If you put in enough time out on the water, you know that some days are all about catching — and some days are all about fishing.
Monday was definitely one of those fishing days out of Grand Isle.
After a line of severe weather featuring hours of crackling lightning and rolling thunder dumped more than 2 inches of rain on the island early Monday morning, Capt. Eddie Berthelot Jr. took off from Bridge Side Marina around 6:30 and headed west to the beaches of Elmer’s Island, the Fourchon barges and eventually the rocks of Belle Pass.
With a livewell full of shrimp and croakers, our plan was to target specks by free-lining, fishing under a cork and using a Carolina rig — and with clean water at our first stop on the beach, things looked promising.
In fact, Berthelot hooked up with a nice speck on his second cast, and we were off and rolling.
Unfortunately, almost five hours and countless casts later, that lone unlucky speck would be our only keeper trout of the trip. Of three other guides he spoke with Monday morning, none had more than eight specks aboard by 10 a.m.
“That kind of tells you right there it was a slow bite today,” said Berthelot, with Spots & Specks Charters. “We gave them the top, we gave them the bottom, we gave them the croakers and we gave them the shrimp — and we still failed miserably.”
Berthelot suspects big numbers of specks moved off the beaches when Tropical Storm Cindy buffeted the island with solid 40 to 50 mph gusts last week. And Monday’s marine forecast, which called for northeast winds at 5 mph but actually featured southeast winds up to 15, didn’t help our cause, either.
“The dirty water on the beaches I believe pushed the big trout back up in the marsh or further offshore to get away from that turbulent water,” said Berthelot, who recounted details of a redfish trip he took last Friday to the marshes in Golden Meadow after the storm blew through. “We ended up catching some nice 2 ½- to 3-pound trout in 18 inches of water. That flabbergasted me to see that under a cork in the duck ponds.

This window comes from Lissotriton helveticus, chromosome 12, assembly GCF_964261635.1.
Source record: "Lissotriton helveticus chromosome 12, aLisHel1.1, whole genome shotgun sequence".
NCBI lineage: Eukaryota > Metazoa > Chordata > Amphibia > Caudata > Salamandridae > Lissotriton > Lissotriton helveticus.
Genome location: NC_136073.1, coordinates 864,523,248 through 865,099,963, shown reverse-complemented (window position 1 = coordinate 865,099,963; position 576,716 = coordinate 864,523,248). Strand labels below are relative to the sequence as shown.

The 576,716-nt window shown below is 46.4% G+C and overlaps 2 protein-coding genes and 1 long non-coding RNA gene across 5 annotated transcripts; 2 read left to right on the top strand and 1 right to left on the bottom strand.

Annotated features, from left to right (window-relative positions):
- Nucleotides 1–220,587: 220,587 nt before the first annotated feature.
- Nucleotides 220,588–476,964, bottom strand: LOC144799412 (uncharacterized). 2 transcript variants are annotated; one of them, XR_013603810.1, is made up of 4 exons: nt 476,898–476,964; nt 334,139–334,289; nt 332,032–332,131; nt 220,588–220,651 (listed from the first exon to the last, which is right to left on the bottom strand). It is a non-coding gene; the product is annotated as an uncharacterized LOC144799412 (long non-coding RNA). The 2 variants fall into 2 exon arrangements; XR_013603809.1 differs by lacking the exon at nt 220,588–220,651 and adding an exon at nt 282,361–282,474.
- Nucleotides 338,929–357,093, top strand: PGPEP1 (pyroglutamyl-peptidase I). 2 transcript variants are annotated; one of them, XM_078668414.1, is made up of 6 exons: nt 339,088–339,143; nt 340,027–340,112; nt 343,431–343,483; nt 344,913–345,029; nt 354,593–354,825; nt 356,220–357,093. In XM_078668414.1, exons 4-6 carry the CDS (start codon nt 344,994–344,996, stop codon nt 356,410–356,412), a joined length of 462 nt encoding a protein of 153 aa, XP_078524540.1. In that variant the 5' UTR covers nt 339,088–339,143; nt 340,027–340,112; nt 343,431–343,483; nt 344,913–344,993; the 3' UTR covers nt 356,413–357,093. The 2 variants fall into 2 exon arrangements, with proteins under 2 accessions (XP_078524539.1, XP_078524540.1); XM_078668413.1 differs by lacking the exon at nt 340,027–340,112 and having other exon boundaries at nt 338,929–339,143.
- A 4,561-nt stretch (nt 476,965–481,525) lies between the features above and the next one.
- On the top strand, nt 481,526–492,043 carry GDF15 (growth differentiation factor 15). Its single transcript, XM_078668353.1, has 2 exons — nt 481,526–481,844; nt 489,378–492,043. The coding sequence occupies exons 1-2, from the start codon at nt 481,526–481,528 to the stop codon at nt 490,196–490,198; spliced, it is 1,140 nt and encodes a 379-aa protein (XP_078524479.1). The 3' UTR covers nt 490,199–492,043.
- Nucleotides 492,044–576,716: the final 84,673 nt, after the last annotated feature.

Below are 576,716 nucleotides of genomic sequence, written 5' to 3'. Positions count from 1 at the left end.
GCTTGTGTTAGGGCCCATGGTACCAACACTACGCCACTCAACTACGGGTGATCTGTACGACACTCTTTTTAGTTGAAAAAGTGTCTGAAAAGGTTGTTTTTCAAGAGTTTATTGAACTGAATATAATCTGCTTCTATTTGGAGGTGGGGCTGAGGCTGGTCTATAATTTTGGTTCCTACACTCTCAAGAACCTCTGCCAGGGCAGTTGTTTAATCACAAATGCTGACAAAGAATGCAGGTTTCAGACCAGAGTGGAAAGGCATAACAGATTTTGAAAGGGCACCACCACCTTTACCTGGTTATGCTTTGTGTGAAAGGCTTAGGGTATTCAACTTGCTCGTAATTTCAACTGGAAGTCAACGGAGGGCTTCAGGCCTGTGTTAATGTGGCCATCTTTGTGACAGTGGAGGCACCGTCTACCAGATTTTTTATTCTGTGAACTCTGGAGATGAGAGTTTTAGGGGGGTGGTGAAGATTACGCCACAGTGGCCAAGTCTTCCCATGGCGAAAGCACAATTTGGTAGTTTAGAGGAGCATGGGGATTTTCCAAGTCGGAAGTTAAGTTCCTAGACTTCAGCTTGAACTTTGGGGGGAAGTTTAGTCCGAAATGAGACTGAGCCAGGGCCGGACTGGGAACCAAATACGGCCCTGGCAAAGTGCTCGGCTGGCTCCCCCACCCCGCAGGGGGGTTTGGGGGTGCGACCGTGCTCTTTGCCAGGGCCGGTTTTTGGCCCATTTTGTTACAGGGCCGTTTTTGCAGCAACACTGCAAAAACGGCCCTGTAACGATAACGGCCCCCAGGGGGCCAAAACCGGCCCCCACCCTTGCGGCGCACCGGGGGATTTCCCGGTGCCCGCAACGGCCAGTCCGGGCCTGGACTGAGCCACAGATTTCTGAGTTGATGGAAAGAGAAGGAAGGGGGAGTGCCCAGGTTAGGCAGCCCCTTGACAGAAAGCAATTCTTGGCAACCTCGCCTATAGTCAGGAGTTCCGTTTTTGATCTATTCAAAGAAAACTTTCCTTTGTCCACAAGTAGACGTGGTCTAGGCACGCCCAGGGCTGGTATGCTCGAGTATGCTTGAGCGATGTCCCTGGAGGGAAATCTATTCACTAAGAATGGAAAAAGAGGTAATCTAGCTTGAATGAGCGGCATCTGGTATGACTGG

“We were fishing for redfish, and we’d reel ‘em up and throw a big old trout in the boat.”
Berthelot said he caught decent numbers of specks along the beaches on both Saturday and Sunday, but noticed the bite had shifted a little later, closer to 9:30 or 10 a.m.
“You could tell the fish were there, but they were still lethargic,” he said. “It wasn’t a heavy bite — they weren’t attacking the croakers. They’d put them in their mouths and kind of walk away with it.”
One thing noticeably missing from the equation Monday morning was any presence of bait, Berthelot said.
“One of the things I constantly look for when I’m running my boat is bait on the surface — shrimp, pogies, glass minnows or mullet — anything that would come out of the water and show trout in the area,” he said. “We just didn’t see that Monday.”
But he’s confident the hot trout bite Grand Isle was enjoying before Cindy’s unwelcome visit will eventually return.
“I would say the bite is going to come back later this week. Five to seven days after a storm they’re pretty much back to where they had been,” Berthelot said. “I believe we’ll get them back on the beach for another three to six weeks, then they’ll start transitioning back to the marsh.
“It’s just a matter of time for them to find the clear water so they can head back to where they were.”
On a bright note, there weren’t many fish to clean Monday afternoon. In addition to the lone trout, we put a single sheepshead in the box along the Fourchon rocks.
“That’s why they call it fishing and not catching,” Berthelot said with a rueful smile. “It’s not everyday you have a consistent bite. It happens to everybody.”